Temple, goddess, prayer and contributions

In a trance like state, I prayed.

In Shimabara, there is a small hill called the Benten-zan, which has a shrine and a temple. The shrine enshrines the Benzaiten goddess, who is the goddess of everything that flows: water, time, words, speech, eloquence, music and extension of knowledge. Her origins are with goddess Saraswati, the Hindu goddess of knowledge, music, arts, wisdom and learning. I thought it apt to pay my respects, as it was in my making of a performance that brought me to this place.

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Entrance to the shrine with Benzaiten; photo by Mayu Kanamori

Further up the hill is the Risho-in Taishi-do, a Buddhist temple established in 1895 by Gonsho Hirota. In 1906 Gonsho went on a pilgrimage to India, and whilst on his journey through South East Asia, he met hundreds of karayuki san, many who were born in this area.

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Entrance to Risho-in Taishi-do temple; photo by Mayu Kanamori

At the highest point on the hill is their tennyo-to (could be translated as goddess tower), to enshrine a Buddhist statue he brought back from India. Gonsho built the tower with donations of his followers, many who were karayuki san he met during his travels. Women’s names, the amounts of contributions, and the places they lived, like Singapore, Ipoh, Siberia and Rangoon are inscribed on the stone fence posts surrounding the tower.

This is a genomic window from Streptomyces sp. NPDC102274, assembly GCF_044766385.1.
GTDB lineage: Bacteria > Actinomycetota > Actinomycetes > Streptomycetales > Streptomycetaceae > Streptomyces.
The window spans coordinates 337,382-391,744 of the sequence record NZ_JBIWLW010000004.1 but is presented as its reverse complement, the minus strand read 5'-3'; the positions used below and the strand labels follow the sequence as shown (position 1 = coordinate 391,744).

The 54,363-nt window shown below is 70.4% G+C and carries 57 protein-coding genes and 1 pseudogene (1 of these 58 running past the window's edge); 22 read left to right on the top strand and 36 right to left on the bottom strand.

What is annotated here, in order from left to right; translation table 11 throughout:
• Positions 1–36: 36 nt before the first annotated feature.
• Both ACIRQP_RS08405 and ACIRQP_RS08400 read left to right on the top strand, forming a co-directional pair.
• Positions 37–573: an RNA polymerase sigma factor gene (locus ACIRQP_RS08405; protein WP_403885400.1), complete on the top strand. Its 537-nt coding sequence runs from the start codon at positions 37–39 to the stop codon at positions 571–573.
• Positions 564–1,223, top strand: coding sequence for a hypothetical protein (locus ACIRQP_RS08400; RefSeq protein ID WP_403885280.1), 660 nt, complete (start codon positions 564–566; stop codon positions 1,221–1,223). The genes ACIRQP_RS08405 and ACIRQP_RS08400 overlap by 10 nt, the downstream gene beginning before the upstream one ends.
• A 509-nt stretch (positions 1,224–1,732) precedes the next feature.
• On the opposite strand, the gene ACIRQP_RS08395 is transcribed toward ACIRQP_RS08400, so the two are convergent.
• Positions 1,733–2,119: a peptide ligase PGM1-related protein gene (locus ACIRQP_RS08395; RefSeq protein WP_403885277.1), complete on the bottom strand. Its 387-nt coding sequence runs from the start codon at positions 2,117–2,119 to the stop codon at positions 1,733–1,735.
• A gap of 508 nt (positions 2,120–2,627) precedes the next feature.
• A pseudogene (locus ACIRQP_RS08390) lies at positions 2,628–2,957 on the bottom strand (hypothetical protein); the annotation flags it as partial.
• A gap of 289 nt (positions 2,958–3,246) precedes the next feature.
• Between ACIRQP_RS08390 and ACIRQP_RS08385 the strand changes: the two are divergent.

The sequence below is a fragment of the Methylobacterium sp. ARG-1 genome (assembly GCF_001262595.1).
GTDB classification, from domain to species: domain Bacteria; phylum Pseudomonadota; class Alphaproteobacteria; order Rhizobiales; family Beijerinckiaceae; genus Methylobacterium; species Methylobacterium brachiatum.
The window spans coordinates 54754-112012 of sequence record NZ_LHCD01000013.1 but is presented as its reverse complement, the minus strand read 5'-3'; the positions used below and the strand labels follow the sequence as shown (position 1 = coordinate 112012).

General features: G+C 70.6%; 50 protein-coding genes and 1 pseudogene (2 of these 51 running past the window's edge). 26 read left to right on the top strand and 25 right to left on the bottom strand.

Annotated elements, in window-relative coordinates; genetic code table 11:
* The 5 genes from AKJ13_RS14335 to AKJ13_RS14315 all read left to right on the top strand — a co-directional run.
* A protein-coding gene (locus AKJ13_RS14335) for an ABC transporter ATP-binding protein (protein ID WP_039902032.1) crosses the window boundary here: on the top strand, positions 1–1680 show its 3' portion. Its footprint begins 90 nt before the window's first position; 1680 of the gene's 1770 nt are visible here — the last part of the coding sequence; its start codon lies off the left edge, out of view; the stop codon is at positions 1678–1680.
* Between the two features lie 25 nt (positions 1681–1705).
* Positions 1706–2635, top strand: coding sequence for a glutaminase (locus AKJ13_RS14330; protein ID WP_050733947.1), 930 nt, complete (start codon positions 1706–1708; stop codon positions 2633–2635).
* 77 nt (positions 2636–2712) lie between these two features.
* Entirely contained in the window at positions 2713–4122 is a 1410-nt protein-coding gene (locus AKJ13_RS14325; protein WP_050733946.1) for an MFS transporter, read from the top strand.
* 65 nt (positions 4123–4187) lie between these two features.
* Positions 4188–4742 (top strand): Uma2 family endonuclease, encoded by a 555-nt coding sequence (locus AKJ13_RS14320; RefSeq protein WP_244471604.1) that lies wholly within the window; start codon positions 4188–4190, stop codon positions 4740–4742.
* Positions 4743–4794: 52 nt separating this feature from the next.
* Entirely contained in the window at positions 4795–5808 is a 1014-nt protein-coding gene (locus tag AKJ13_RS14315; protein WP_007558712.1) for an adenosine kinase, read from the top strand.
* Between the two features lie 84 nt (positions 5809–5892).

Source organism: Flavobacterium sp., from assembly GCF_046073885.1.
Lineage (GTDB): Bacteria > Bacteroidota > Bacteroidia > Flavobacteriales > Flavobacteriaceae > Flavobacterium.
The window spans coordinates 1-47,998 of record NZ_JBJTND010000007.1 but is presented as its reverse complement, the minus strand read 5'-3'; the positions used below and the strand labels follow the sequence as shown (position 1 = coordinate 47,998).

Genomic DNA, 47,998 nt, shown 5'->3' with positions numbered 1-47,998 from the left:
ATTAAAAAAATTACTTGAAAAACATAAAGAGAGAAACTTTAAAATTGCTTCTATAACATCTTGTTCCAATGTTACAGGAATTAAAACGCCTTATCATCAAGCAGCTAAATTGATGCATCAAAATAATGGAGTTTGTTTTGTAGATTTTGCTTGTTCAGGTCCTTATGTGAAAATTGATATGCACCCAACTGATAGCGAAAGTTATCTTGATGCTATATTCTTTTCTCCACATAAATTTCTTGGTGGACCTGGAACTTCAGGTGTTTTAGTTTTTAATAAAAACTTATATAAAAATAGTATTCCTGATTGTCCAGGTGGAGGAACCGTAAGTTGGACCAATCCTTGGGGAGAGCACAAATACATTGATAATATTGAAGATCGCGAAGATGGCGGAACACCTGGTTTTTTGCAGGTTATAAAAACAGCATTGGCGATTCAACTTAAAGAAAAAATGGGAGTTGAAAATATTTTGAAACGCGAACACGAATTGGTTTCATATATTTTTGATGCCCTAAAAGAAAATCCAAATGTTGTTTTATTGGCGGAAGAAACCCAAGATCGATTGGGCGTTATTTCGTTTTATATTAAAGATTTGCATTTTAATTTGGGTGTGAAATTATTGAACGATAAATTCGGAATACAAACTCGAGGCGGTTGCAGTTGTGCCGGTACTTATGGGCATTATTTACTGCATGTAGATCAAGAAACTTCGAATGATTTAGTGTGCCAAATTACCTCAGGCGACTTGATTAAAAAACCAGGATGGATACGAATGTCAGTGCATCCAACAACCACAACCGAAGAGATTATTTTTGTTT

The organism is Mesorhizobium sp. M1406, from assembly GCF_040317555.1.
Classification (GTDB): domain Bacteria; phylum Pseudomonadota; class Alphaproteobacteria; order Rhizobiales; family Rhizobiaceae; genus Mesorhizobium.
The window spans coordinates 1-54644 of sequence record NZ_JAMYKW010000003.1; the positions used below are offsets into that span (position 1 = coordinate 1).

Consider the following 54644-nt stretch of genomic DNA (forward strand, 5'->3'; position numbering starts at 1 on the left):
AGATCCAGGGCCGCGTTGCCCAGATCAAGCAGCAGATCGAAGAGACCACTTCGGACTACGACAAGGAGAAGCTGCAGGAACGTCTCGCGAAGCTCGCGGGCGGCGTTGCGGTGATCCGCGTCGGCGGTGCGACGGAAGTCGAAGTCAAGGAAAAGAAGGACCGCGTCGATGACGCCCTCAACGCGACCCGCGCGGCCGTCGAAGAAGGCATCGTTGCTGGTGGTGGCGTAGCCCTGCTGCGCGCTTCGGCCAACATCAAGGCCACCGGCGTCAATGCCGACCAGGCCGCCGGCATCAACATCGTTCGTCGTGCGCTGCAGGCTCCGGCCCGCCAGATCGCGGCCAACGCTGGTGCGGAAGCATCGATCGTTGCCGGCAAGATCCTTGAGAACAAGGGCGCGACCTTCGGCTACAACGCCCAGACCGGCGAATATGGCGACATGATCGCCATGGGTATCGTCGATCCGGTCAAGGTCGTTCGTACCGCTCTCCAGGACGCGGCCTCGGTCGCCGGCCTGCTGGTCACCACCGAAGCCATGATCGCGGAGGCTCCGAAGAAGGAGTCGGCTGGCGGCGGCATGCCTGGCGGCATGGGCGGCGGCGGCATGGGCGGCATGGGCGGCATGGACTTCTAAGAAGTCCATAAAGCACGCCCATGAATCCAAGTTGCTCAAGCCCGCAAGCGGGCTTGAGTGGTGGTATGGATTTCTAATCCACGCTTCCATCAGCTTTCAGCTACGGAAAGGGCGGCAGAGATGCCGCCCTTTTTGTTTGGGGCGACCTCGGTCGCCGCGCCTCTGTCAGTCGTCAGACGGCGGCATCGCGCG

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Tennyo-to at Risho-in Taishi-do temple; photo by Mayu Kanamori

It is worth mentioning that karayuki san had sent much of their earnings back to their hometowns. D.C.S. Sissons wrote that Osaka Shimbun newspaper, before WWII, calculated that annual remittances home from Amakusa women exceed 200,000 yen, which went a long way towards covering the import surplus of the region. *

Sissons also wrote that the earnings of karayuki san in Australia was much higher than their counterparts in other countries.* I carefully looked at the 286 stone fence posts to see if I could find contributions from Australia, but couldn’t any. Although many of the engravings in the posts had faded, it is probably because Gonsho did not travel to Australia.

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Posts with names of contributing karayuki san

Opposite the tennyo-to, there is a stone monument by Tomoko Yamada, the author of Joshi-gun Aishi: Karayuki, shofu, itokoujo tachi no sei to shi (could be translated as Tragedy: Karayuki, prostititutes and the silk factory women’s sex and death). The monument is dedicated to not only the karayuki san, but also to the Comfort women in Asia.